volume = "125",
pages = "9--19",
journal = "Energy Policy",
issn = "0301-4215",
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}

Comparing offshore and onshore wind development considering acceptance costs. / Hevia Koch, Pablo Alejandro; Klinge Jacobsen, Henrik.

In: Energy Policy, Vol. 125, 2019, p. 9-19.

Research output: Contribution to journalJournal articleResearchpeer-review

TY - JOUR

T1 - Comparing offshore and onshore wind development considering acceptance costs

AU - Hevia Koch, Pablo Alejandro

AU - Klinge Jacobsen, Henrik

PY - 2019

Y1 - 2019

N2 - Cost efficient deployment of wind energy is in focus for reaching ambitious targets for renewable energy and transforming the energy supply to one based on renewables. However, as more wind is being deployed the available sites onshore become less attractive in terms of wind conditions and capacity factor and more resistance from population groups affected in the deployment areas results in a reduction of areas that can be developed. We consider three different methods for estimating acceptance costs, one based on compensation and property purchase costs, one based on property value loss near wind turbines, and one based on willingness to pay calculated from a stated preference study. Utilising these methods, we provide an estimation of Levelised Cost of Energy (LCOE) for an expansion of 12 GW onshore or offshore wind capacity in Denmark. We find that the three methods provide similar estimates for local acceptance, but that a high range of uncertainty exists in the upper bound of acceptance costs. Onshore does not have a clear-cut cost advantage over offshore when considering substantial amounts of wind capacity expansion and using high estimates for nation-wide acceptance costs. Moderate onshore wind expansion considering only local acceptance has a cost advantage.

AB - Cost efficient deployment of wind energy is in focus for reaching ambitious targets for renewable energy and transforming the energy supply to one based on renewables. However, as more wind is being deployed the available sites onshore become less attractive in terms of wind conditions and capacity factor and more resistance from population groups affected in the deployment areas results in a reduction of areas that can be developed. We consider three different methods for estimating acceptance costs, one based on compensation and property purchase costs, one based on property value loss near wind turbines, and one based on willingness to pay calculated from a stated preference study. Utilising these methods, we provide an estimation of Levelised Cost of Energy (LCOE) for an expansion of 12 GW onshore or offshore wind capacity in Denmark. We find that the three methods provide similar estimates for local acceptance, but that a high range of uncertainty exists in the upper bound of acceptance costs. Onshore does not have a clear-cut cost advantage over offshore when considering substantial amounts of wind capacity expansion and using high estimates for nation-wide acceptance costs. Moderate onshore wind expansion considering only local acceptance has a cost advantage.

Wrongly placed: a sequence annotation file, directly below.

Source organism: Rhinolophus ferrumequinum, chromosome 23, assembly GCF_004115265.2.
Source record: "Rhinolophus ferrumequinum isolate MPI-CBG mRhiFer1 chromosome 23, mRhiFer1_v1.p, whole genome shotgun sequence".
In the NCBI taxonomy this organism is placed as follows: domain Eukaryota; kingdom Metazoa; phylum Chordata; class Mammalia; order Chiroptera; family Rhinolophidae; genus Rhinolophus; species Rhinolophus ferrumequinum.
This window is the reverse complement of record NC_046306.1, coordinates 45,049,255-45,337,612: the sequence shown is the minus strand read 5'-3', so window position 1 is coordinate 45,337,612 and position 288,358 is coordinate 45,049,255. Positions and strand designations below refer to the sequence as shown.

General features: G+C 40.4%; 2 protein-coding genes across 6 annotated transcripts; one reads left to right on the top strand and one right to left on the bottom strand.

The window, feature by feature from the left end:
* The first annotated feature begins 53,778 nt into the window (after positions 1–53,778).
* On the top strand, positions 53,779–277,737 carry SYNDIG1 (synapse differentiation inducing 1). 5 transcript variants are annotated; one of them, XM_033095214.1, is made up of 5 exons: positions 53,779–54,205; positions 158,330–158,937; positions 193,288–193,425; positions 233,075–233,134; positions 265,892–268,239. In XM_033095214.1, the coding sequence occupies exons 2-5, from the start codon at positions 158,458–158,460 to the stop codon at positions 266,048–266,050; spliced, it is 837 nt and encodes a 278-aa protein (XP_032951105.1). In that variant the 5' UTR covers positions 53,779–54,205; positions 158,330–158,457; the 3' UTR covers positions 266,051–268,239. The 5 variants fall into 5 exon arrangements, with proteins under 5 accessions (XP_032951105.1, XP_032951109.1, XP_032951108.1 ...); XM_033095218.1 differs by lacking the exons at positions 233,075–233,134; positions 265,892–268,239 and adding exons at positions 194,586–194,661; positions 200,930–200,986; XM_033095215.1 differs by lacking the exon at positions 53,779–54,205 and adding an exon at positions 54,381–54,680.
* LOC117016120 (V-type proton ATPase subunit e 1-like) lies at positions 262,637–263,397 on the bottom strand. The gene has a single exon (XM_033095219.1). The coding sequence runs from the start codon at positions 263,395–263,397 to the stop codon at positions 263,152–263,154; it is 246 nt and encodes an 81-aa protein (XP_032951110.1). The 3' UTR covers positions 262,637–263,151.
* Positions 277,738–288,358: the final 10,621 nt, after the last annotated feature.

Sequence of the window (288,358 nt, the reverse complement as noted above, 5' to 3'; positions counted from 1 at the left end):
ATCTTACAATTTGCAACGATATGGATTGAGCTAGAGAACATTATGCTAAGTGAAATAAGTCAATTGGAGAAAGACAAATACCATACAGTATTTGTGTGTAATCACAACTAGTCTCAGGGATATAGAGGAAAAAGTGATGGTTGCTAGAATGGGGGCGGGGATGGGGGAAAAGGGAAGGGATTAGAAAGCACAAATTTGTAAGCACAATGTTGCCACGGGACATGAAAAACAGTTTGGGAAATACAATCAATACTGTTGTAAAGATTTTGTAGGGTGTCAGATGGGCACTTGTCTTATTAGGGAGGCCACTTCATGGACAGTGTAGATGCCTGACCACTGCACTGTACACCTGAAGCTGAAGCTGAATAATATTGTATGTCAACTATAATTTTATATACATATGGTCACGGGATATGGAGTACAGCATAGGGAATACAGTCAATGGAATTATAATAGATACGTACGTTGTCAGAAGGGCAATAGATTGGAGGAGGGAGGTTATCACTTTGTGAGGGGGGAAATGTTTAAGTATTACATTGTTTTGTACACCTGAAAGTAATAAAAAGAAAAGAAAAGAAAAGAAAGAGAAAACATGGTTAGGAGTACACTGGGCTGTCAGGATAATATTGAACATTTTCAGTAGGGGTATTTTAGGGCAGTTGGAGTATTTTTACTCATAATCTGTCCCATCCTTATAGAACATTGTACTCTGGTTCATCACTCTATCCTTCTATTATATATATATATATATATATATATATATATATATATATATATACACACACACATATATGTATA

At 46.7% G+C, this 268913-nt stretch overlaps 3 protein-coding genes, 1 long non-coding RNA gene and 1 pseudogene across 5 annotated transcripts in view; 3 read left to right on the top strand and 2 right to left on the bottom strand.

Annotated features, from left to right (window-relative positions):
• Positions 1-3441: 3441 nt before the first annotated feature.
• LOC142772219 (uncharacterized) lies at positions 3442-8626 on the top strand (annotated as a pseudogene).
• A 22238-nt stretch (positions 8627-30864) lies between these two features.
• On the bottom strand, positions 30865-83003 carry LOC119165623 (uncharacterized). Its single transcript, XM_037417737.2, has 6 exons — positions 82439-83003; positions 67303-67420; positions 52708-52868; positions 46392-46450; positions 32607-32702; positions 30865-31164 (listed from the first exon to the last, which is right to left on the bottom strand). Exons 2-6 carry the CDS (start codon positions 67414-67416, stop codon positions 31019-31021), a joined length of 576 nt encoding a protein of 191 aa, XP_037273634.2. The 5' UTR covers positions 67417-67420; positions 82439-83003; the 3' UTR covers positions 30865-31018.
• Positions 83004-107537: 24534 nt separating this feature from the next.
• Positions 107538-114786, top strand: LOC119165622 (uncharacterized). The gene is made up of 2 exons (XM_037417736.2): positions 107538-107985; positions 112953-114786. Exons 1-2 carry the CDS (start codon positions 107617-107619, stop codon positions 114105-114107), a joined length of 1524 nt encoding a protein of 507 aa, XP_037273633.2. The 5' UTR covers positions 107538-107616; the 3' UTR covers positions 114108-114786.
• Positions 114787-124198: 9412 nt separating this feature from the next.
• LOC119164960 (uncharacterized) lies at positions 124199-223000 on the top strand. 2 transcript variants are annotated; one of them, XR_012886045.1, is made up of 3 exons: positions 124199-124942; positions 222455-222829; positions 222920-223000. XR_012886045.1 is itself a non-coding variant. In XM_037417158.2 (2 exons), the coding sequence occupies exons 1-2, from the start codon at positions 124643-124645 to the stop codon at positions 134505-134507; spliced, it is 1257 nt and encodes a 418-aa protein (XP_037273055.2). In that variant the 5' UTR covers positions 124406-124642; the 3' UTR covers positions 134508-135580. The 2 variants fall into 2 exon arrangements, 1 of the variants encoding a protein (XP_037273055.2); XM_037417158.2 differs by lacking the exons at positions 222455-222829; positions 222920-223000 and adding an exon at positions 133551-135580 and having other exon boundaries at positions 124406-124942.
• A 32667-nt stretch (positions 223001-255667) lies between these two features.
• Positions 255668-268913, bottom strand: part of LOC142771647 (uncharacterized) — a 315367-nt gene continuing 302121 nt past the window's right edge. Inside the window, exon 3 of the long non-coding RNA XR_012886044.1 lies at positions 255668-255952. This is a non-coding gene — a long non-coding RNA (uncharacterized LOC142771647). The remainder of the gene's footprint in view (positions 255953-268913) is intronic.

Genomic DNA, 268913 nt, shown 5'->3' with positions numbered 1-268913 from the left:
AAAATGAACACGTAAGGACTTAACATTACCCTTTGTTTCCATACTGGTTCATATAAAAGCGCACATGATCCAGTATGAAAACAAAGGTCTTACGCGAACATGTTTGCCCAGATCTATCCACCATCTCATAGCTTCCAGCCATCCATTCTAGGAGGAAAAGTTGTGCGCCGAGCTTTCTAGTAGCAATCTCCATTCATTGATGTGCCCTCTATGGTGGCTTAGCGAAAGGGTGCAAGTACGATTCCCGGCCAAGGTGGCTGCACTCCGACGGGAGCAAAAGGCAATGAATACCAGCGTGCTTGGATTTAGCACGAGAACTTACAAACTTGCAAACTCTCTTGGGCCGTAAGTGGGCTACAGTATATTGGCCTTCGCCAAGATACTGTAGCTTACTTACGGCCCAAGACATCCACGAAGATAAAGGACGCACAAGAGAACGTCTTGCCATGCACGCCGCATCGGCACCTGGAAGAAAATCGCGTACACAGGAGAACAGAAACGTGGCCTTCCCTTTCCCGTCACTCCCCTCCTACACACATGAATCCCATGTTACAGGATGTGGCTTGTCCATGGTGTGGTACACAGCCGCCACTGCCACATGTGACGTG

KW - Wind energy

KW - Cost curve

KW - Preferences

KW - Public acceptance

KW - Offshore

KW - LCOE

U2 - 10.1016/j.enpol.2018.10.019

DO - 10.1016/j.enpol.2018.10.019

M3 - Journal article

VL - 125

SP - 9

EP - 19

JO - Energy Policy

JF - Energy Policy

SN - 0301-4215

ER -